How much did you hear or read anything about the indictment of 50 people for their role in paying to get students into prestigious universities?TotalAgeAffluence
Under 3030-3940-4950 or olderAffluentNot so affluent
A great deal35%21%34%38%45%32%36%
A good amount28%35%28%23%26%25%30%
Not very much11%9%13%13%7%12%11%
Nothing at all5%11%5%1%2%7%4%
Online Research - OvationMR - Copyright 2019 All Rights Reserved.


The story came as a surprise to less than 1 in 4 (22%) teachers.

Teachers Online Research

Does this story surprise you?TotalAffluent Not so affluent


Online Research Reveals More Differences in Teachers of Affluent/NonAffluent Students

25% of teachers say about half or most parents in their district would go to such lengths to get their children into prestigious schools. A clear majority (59%) say at least some parents would go to such lengths. Teachers in affluent districts were more likely to say that parents in their districts would take such actions.


What proportion of parents in your district would be willing to go to such lengths to get their children to prestigious schools?TotalHeard a Great DealSurprisedNot SurprisedAffluentNot So Affluent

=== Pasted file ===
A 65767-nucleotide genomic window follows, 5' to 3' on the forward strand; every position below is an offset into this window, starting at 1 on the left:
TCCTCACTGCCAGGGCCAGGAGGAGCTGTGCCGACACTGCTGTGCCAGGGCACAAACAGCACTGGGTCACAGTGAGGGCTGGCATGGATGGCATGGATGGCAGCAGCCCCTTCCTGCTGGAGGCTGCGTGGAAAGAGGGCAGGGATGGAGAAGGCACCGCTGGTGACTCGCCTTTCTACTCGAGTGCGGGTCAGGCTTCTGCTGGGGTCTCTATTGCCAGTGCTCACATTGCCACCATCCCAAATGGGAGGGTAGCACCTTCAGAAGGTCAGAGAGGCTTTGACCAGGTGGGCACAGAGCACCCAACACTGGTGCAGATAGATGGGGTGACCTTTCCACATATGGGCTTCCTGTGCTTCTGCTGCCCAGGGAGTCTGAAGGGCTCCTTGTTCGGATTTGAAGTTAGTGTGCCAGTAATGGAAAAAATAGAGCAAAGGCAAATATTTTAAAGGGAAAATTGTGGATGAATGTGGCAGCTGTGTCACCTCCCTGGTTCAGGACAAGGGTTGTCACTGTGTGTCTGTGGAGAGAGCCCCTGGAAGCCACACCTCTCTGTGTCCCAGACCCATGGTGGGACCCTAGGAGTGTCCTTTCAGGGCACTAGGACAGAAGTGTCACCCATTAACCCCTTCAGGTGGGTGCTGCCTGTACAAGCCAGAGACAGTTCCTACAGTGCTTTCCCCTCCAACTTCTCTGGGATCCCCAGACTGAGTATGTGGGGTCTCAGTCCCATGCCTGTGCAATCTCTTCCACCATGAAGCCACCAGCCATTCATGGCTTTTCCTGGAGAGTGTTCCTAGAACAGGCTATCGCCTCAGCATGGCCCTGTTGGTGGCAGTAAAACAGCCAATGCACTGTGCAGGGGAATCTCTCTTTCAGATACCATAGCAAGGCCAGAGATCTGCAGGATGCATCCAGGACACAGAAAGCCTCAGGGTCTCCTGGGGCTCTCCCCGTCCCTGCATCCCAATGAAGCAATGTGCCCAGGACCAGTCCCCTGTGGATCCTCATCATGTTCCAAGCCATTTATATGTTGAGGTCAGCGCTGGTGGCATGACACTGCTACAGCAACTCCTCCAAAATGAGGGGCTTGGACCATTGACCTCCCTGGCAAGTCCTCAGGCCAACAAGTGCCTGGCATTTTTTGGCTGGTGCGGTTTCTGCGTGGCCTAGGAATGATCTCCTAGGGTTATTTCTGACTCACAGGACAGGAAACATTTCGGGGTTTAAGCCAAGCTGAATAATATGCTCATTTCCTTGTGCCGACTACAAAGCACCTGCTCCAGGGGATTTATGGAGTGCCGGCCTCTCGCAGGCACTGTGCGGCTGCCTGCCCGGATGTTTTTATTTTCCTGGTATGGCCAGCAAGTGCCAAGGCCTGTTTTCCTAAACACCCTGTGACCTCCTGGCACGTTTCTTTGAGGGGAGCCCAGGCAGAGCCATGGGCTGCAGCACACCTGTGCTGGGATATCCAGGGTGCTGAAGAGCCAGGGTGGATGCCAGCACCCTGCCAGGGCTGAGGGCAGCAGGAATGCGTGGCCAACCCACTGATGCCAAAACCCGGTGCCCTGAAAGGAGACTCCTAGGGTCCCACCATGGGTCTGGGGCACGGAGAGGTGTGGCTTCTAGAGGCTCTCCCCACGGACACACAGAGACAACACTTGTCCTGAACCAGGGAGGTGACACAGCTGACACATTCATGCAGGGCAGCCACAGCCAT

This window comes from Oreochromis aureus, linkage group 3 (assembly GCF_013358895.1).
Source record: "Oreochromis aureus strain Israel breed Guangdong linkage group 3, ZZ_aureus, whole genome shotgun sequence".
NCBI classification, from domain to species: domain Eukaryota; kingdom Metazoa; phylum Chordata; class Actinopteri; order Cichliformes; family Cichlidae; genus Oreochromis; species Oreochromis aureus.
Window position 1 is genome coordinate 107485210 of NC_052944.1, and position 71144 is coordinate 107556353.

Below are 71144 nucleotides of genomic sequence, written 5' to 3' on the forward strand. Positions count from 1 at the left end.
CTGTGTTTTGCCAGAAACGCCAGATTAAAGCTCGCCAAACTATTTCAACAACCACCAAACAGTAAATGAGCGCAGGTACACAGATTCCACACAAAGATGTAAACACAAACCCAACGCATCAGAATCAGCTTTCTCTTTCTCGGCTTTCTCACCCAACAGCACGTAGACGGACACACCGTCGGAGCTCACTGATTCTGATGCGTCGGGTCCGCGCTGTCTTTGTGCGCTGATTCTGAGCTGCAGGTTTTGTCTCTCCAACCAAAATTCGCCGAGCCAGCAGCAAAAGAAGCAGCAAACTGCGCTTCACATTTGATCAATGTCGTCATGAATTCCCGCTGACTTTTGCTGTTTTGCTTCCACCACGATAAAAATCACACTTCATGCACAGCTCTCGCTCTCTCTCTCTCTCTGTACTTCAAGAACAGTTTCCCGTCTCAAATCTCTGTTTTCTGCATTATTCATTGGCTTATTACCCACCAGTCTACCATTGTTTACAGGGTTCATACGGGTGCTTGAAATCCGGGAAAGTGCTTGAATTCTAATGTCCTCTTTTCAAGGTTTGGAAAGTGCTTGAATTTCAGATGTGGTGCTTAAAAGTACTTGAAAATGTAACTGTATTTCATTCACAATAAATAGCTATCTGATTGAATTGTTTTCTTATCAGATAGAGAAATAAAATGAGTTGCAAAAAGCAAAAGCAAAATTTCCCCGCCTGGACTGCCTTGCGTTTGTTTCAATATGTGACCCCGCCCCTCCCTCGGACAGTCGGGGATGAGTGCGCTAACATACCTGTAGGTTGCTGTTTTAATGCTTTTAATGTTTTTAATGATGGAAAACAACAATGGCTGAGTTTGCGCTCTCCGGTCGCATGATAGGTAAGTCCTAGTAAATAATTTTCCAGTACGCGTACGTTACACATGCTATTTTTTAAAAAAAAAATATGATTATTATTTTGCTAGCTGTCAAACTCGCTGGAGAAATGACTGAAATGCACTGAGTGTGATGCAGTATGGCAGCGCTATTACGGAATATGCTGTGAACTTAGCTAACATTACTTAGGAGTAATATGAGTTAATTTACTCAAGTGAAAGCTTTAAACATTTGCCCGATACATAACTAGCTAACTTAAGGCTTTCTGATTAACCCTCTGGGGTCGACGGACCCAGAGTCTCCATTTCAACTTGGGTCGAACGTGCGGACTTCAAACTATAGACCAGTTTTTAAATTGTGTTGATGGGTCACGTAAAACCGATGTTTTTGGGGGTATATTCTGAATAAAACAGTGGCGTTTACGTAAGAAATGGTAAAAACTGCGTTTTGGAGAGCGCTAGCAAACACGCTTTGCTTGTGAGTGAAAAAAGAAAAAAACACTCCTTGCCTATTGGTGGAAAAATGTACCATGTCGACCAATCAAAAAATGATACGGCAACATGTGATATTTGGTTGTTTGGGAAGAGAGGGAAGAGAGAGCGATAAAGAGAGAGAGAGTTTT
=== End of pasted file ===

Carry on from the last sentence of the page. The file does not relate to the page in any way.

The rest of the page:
Most (>=60%)9%11%14%8%17%5%
About half (40-59%)16%18%26%13%22%13%
Some (10-39%)34%34%29%35%36%33%
A few (Less than 10%)34%30%26%36%22%40%
Online Research - OvationMR - Copyright 2019 All Rights Reserved.

3 in 4 Teacher Consider Themselves Underpaid, A 20% Raise Would Likely Be Adequate


The median teacher makes between $50,000 & $60,000 per year. 70% of all teachers make between $30,000 and $70,000 or year. Older teachers have higher salaries due to their longer tenure and experience. Rural teachers tend to have lower salaries than their urban and suburban counterparts.


Into which category does your annual teaching salary fall into?TotalUnder 3030-3940-4950 or olderUrbanSuburbanRural
Under $20,0001%0%2%0%0%2%0%0%
$20,000 to $29,9994%13%4%1%0%2%5%5%
$30,000 to $39,99915%26%16%9%10%14%12%25%
$40,000 to $49,99921%23%25%21%15%21%20%26%